Saturday, January 22, 2005

NHS endangers us all

The NHS has decided it's OK to risk my Dad's life. It's making me very angry.

He's eighty and has a cardiac problem for which he was due to see a consultant in mid-January. But his appointment was cancelled at short notice, and rescheduled for the end of June! That's right, a six-month postponement of an appointment for which he'd already waited once.

His GP protested, aware that just before Christmas Dad had blacked out. The hospital would surely fit him in pretty soon. And they did reconsider, but only to the extent of bringing the appointment forward by two weeks: a 21 week delay from the postponement, instead of 23.

Now these waiting lists are right at the heart of the government's hugely expensive NHS programme. The Department of Health website (see Achieving shorter waits ) proclaims "clear targets for reducing inpatient and outpatient waits: by March 2004, a maximum outpatient wait of 17 December 2005, a maximum wait of 13 weeks." Indeed, according to the DoH, things are already going pretty swimmingly- "by March 2003, only...64 patients were waiting longer than five months for an outpatient appointment."

Say what? This is January 2005, and my Dad's just been postponed, over five months. And I thought they said the target since last March was going to be 17 weeks, whereas even after appeal, we're looking at another 21 weeks. What's going on? Can't the commissars even manage their own tractor production statistics? Somebody's definitely slipped up because I should have thought the detailed rules for setting waiting times would have said something like "the appointment must be within 17 weeks, although the official clock will be reset at zero if an appointment has to be postponed- just as long as the new appointment is no further ahead than another 17 weeks". That way, the targets would be met even if some patients ended up waiting for ever. Or at least until...well, you know...until the problem resolved itself.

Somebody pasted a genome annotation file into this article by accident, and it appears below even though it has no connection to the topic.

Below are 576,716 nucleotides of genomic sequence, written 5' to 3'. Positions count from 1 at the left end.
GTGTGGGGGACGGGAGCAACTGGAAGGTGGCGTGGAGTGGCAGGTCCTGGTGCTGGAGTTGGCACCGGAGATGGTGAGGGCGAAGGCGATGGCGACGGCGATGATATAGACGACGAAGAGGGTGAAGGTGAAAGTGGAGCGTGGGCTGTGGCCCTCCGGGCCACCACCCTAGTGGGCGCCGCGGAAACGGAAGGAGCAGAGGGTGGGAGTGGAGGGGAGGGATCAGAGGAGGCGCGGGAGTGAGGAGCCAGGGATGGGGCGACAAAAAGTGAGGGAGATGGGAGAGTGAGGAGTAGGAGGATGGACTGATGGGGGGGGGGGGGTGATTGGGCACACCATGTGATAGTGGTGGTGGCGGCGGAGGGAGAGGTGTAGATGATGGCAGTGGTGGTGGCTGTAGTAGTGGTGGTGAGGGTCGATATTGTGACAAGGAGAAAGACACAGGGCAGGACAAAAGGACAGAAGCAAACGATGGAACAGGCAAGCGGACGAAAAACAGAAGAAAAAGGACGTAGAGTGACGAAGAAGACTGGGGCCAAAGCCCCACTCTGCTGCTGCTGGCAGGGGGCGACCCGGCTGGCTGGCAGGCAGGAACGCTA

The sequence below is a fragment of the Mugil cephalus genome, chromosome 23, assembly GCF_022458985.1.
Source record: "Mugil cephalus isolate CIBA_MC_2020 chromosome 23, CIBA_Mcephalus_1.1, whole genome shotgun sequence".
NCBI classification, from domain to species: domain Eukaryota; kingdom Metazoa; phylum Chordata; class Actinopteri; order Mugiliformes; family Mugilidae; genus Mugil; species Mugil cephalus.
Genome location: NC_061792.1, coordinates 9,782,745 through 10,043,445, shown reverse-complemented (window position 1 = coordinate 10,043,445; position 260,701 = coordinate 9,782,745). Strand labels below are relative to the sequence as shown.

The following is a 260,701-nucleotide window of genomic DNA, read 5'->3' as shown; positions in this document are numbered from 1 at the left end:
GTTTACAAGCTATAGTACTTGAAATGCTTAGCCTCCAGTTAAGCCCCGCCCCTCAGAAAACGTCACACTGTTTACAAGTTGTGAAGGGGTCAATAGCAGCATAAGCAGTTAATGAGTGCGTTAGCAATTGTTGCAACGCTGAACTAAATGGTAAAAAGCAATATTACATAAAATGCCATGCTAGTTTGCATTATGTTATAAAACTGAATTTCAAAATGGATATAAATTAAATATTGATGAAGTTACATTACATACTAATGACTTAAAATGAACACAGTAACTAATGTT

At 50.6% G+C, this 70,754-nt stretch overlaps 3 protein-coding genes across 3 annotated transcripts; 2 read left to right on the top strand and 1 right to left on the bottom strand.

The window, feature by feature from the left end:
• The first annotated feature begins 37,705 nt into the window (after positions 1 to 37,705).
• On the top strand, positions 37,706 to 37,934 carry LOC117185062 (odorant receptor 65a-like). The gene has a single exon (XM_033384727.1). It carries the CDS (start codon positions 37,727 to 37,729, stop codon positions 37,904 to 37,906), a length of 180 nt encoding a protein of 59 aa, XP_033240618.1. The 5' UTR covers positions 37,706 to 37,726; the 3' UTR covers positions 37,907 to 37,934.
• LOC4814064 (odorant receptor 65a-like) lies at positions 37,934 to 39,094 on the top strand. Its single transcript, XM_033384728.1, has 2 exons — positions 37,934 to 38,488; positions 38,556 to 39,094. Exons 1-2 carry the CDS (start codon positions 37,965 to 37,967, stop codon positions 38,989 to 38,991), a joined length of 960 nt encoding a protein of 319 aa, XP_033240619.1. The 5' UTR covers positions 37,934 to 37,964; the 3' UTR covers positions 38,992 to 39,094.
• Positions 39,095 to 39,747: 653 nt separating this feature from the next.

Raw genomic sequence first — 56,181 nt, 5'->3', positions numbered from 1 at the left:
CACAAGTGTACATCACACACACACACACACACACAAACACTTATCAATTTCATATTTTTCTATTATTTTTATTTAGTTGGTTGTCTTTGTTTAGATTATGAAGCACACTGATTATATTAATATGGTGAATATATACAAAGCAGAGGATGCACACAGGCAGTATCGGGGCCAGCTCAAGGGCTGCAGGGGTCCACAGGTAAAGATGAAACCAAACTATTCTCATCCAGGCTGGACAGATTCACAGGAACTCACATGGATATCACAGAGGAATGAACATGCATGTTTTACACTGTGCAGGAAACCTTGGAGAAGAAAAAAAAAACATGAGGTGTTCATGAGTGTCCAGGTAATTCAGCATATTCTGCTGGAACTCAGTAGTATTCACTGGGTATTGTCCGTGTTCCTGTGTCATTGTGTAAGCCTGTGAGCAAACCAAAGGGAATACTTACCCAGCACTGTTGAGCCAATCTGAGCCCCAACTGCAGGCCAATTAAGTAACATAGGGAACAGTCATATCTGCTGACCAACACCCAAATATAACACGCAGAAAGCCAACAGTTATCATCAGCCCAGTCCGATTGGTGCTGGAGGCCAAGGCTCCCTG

Don't you just want to grab someone's throat?

We'll have to go back to the hard-pressed GP and ask if he'll have another go. But my guess is he's only got so much bureaucratic capital with the hospital, and he's got to share it around amongst all his patients. I bet he has no effective levers he can pull. So in reality, our choice is either to wait and hope for the best, or to pay and go private. Which is fine if you can raise the funds, but tough on the bulk of the population.

Of course, if we do go private, the logical thing would be to see the same consultant my Dad was seeing under the NHS. Because he knows the case, he's got a good reputation locally, and my Dad liked him. He'll just be doing his best amid the shambles of the NHS, and we have direct knowledge of other consultants who've contracted out altogether because they just can't take any more targets, change management programmes, and general box ticking. Can you really blame them?

In my personal experience, the NHS has serious form on killing people through neglect. We won't go into the traumatic details here, because you've only got to look at the statistics. The last time I checked, Britain was at the very bottom of the G7 league table of male heart disease survivability (which measures the percentage of males first diagnosed with heart disease who are still alive five years later- a good reflection of the quality of treatment they receive). In fact, international stats show the overall NHS record on what's known in the trade as "preventable mortality" is appalling. The Wanless Report (remember that?) defined preventable mortality as "preventable had appropriate medical knowledge been applied". Which is as stark as it gets.

We just cannot go on entrusting our lives to the world's largest bureaucracy which may not apply appropriate medical knowledge- particularly now it's headed by an aggressive Scottish communist who's dying for a fag.

We know a million deaths are a statistic, but you only have one Dad.

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